For me, they worked interstate, entered the Dharma. Worked so much within the context of the practice they were, I needed the intellectual as well as the body sensations to inform me. I think really had I just sat on a cushion in the woods by myself. I would have come to that realization, but the Dharma, the teachings of the Dharma, being able to hear the dharma assembled and organized in a way that would help inform my practice really was extraordinarily powerful. Now let me get more gritty because that seems so up on the mountain kind of stuff. I had to just sit and feel the sensations on my body. And somebody tell me it’s OK to lean into those feelings. That first foundation of mindfulness, when it all comes down to the breath and the body is so extraordinarily powerful and it sounds a little boring. But there are so many sensations that I was disconnected from. And the only way for me to put that dharma into practice, into understanding, into integrating it was allowing myself to sit with it, to feel it, to feel the boundaries of where it can. I feel the fear as it arises. Where is the fear? Where do I not feel the fear? How can I work with the fear? Can I just allow it to dissemble on its own and let the wave go through? And if it’s holding too long, what can I bring to that moment of that wave if that wave comes in and gets stuck? Can I bring some heart practice to it? So it was a lot of being willing to stay there with that feeling. And these are techniques I had not developed as an addict alcoholic. If I had anything, I had such sensitivity. It was freeze flight change, right? So it was a cumulative willingness to sit and to sit again and to work with and to speak to different people about how to work with those feelings that arose. And this belief that the Buddha said, Come see for yourself, right? Do it for yourself and see what a freedom that is across the whole practice that I wasn’t indoctrinated into some kind of belief system where I would only be OK if I bought it hook, line and sinker like I would be saved if I already believed and dedicated. And the Buddha said, No, no, no, no, no. Try for yourself. And if it works for you, that become your truth. So my willingness to sit with it, that was the power.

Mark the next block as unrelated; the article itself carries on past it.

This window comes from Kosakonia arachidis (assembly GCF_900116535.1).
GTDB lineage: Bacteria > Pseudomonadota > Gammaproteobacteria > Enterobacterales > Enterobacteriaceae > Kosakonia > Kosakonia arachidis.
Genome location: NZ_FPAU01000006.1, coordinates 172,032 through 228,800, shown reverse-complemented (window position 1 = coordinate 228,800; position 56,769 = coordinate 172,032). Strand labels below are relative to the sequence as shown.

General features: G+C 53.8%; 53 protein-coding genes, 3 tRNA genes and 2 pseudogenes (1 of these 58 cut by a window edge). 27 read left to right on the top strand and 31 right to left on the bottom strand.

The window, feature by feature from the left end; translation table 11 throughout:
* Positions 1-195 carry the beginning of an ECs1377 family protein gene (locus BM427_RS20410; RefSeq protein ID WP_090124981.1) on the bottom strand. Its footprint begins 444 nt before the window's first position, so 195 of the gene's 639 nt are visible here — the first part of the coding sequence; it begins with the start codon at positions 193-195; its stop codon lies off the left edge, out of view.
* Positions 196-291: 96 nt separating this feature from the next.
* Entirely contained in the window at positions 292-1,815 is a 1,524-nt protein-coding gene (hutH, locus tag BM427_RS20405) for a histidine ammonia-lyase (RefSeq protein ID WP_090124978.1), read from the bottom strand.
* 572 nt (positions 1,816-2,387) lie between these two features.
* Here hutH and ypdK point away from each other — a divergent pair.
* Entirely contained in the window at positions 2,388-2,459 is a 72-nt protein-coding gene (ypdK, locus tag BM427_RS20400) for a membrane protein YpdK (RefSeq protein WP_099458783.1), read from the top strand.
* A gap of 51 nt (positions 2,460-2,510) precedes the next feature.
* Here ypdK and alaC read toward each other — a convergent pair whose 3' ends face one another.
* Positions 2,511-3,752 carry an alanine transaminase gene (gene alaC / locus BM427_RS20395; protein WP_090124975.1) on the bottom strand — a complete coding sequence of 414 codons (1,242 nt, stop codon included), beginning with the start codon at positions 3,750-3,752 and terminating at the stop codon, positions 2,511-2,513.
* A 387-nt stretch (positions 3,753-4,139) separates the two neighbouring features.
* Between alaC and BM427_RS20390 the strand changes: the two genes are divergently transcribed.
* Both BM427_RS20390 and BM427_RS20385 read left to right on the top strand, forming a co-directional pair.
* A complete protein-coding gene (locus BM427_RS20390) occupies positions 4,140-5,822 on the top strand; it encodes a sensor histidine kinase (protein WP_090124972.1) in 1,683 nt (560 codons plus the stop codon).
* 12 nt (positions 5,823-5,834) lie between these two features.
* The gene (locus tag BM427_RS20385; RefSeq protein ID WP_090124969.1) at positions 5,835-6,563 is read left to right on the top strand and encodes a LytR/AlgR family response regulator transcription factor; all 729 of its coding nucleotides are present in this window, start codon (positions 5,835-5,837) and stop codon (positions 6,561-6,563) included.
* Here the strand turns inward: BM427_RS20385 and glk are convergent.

And how it manifests in other parts of my life is it’s really since my. Way of paying attention since my heart reaction to everything has changed. It really has changed everything. However, one big thing that it’s changing now is what I plan to do with the next wave of my professional life is how can I incorporate these very teachings and the practice of mindfulness with the teachings into helping to continue to serve others and being a martial artist of 2530 years? How does that work? How do you incorporate that? And what’s so interesting is how much it all ties together. That sense of the traditional martial arts and how it relates so deeply to the first foundation of mindfulness of breath and body. And so as I was putting together this new program for people in recovery, recovery from trauma or alcoholism and perhaps even grief. How that first foundation of mindfulness can inform us and heal us, and the Buddha knew the Buddha knew how powerful breath was, the Buddha knew that posture was important. And now this neuroscience comes in to break it all up that when we have an open posture, when we’re sit erect like his instructions are when we sit upright and alert with good effort but not tense, it changes our experience and the neuroscience is coming out to say we don’t change our posture when we feel better. Actually, our experience and our feeling about ourself changes when we change our posture that these things come from the root up. It’s how I have designed the program. So this new program of recovery, martial arts is absolutely informed by my dharma practice that concentration on the breath and movement, which is breath, start and stop on each movement. Can I use that movement to allow people to feel the ups and downs of energy, which people in trauma have a very difficult time doing in trauma? When people have an excitation response or anything cuts raised, even if it’s something that’s happy? What happens is a feeling of fear, but breath is the only way that we have to consciously work with that. So focus on the breath and every move breathing in. Know you’re breathing in, breathing out, know you’re breathing out to every move, allow the energy to rise up and work with it in the breath. As the Buddha knew that if you return to the breath, you will be anchored that the return to the breath will take you out of the obsessive mind. And he also knew, I believe from my study that that sense of posture so working in my classes on posture, allowing people to come out of that startle response into the play body. All the studies show that if you alleviate or change somebodies posture, they can even take a compliment where they couldn’t when they are constricted. So as I move forward in my practice, which is to continue to serve those who are still suffering, I really want to reach those coming down from the most painful place of recovery because I’ve been there. I know. I can’t help but want to serve. That’s what arises in me when I am in my closest to my dormant nature. Right when I can be the one who knows and I can be close to the truth of Dharma, what arises in me is that giving back. So I hope to take this understanding of neuroscience and dharma. And the culmination of that and what happens in that is that return to service. I’m really excited to put this together at this stage in my life to see if all that can work together for the good of those people around me who are suffering very similarly to the way I was when I was so entrenched in the world of addiction.